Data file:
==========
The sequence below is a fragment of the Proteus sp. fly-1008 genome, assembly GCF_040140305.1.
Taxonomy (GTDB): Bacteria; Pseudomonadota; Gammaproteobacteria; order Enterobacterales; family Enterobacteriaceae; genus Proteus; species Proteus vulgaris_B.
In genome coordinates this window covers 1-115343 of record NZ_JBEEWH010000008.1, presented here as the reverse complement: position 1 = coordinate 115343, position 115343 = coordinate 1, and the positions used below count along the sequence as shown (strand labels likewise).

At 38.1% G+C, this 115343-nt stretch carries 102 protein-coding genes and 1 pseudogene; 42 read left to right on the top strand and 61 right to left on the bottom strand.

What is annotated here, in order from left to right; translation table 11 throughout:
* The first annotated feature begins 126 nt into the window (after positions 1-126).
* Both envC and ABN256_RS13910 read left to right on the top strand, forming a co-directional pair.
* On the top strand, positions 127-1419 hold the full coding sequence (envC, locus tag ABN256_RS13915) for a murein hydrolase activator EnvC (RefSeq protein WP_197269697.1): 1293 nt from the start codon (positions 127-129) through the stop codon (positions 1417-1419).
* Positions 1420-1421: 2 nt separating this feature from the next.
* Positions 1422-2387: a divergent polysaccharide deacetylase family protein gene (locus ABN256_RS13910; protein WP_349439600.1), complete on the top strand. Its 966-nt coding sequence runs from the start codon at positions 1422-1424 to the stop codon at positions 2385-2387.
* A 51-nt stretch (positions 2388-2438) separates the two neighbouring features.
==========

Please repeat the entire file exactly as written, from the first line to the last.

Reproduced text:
The sequence below is a fragment of the Proteus sp. fly-1008 genome, assembly GCF_040140305.1.
Taxonomy (GTDB): Bacteria; Pseudomonadota; Gammaproteobacteria; order Enterobacterales; family Enterobacteriaceae; genus Proteus; species Proteus vulgaris_B.
In genome coordinates this window covers 1-115343 of record NZ_JBEEWH010000008.1, presented here as the reverse complement: position 1 = coordinate 115343, position 115343 = coordinate 1, and the positions used below count along the sequence as shown (strand labels likewise).

At 38.1% G+C, this 115343-nt stretch carries 102 protein-coding genes and 1 pseudogene; 42 read left to right on the top strand and 61 right to left on the bottom strand.

What is annotated here, in order from left to right; translation table 11 throughout:
* The first annotated feature begins 126 nt into the window (after positions 1-126).
* Both envC and ABN256_RS13910 read left to right on the top strand, forming a co-directional pair.
* On the top strand, positions 127-1419 hold the full coding sequence (envC, locus tag ABN256_RS13915) for a murein hydrolase activator EnvC (RefSeq protein WP_197269697.1): 1293 nt from the start codon (positions 127-129) through the stop codon (positions 1417-1419).
* Positions 1420-1421: 2 nt separating this feature from the next.
* Positions 1422-2387: a divergent polysaccharide deacetylase family protein gene (locus ABN256_RS13910; protein WP_349439600.1), complete on the top strand. Its 966-nt coding sequence runs from the start codon at positions 1422-1424 to the stop codon at positions 2385-2387.
* A 51-nt stretch (positions 2388-2438) separates the two neighbouring features.